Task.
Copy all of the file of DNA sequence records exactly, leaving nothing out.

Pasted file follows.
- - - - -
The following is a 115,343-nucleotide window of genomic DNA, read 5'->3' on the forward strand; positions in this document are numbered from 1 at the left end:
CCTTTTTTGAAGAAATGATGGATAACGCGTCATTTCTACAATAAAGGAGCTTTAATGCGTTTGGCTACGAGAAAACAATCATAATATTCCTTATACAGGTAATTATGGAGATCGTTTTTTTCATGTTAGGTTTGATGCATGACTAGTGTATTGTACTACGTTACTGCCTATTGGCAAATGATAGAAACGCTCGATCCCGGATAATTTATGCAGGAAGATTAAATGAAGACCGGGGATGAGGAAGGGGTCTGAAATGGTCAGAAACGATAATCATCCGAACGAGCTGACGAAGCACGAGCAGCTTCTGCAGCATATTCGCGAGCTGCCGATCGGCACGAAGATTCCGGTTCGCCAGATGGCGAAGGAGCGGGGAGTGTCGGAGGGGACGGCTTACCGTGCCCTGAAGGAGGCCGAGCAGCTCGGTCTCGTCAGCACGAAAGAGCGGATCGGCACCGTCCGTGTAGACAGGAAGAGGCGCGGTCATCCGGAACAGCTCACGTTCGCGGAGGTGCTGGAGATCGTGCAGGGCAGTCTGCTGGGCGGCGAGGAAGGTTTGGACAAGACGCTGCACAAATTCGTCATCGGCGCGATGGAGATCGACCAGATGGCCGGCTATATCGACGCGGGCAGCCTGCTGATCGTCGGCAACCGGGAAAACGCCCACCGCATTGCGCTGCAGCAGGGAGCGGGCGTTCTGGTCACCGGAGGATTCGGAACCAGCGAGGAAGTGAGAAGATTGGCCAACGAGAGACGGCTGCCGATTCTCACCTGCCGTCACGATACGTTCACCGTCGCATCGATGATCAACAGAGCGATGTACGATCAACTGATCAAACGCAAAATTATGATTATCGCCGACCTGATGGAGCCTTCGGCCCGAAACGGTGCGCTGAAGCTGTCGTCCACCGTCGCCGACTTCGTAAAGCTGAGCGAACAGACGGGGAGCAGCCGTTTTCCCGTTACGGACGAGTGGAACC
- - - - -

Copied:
The following is a 115,343-nucleotide window of genomic DNA, read 5'->3' on the forward strand; positions in this document are numbered from 1 at the left end:
CCTTTTTTGAAGAAATGATGGATAACGCGTCATTTCTACAATAAAGGAGCTTTAATGCGTTTGGCTACGAGAAAACAATCATAATATTCCTTATACAGGTAATTATGGAGATCGTTTTTTTCATGTTAGGTTTGATGCATGACTAGTGTATTGTACTACGTTACTGCCTATTGGCAAATGATAGAAACGCTCGATCCCGGATAATTTATGCAGGAAGATTAAATGAAGACCGGGGATGAGGAAGGGGTCTGAAATGGTCAGAAACGATAATCATCCGAACGAGCTGACGAAGCACGAGCAGCTTCTGCAGCATATTCGCGAGCTGCCGATCGGCACGAAGATTCCGGTTCGCCAGATGGCGAAGGAGCGGGGAGTGTCGGAGGGGACGGCTTACCGTGCCCTGAAGGAGGCCGAGCAGCTCGGTCTCGTCAGCACGAAAGAGCGGATCGGCACCGTCCGTGTAGACAGGAAGAGGCGCGGTCATCCGGAACAGCTCACGTTCGCGGAGGTGCTGGAGATCGTGCAGGGCAGTCTGCTGGGCGGCGAGGAAGGTTTGGACAAGACGCTGCACAAATTCGTCATCGGCGCGATGGAGATCGACCAGATGGCCGGCTATATCGACGCGGGCAGCCTGCTGATCGTCGGCAACCGGGAAAACGCCCACCGCATTGCGCTGCAGCAGGGAGCGGGCGTTCTGGTCACCGGAGGATTCGGAACCAGCGAGGAAGTGAGAAGATTGGCCAACGAGAGACGGCTGCCGATTCTCACCTGCCGTCACGATACGTTCACCGTCGCATCGATGATCAACAGAGCGATGTACGATCAACTGATCAAACGCAAAATTATGATTATCGCCGACCTGATGGAGCCTTCGGCCCGAAACGGTGCGCTGAAGCTGTCGTCCACCGTCGCCGACTTCGTAAAGCTGAGCGAACAGACGGGGAGCAGCCGTTTTCCCGTTACGGACGAGTGGAACC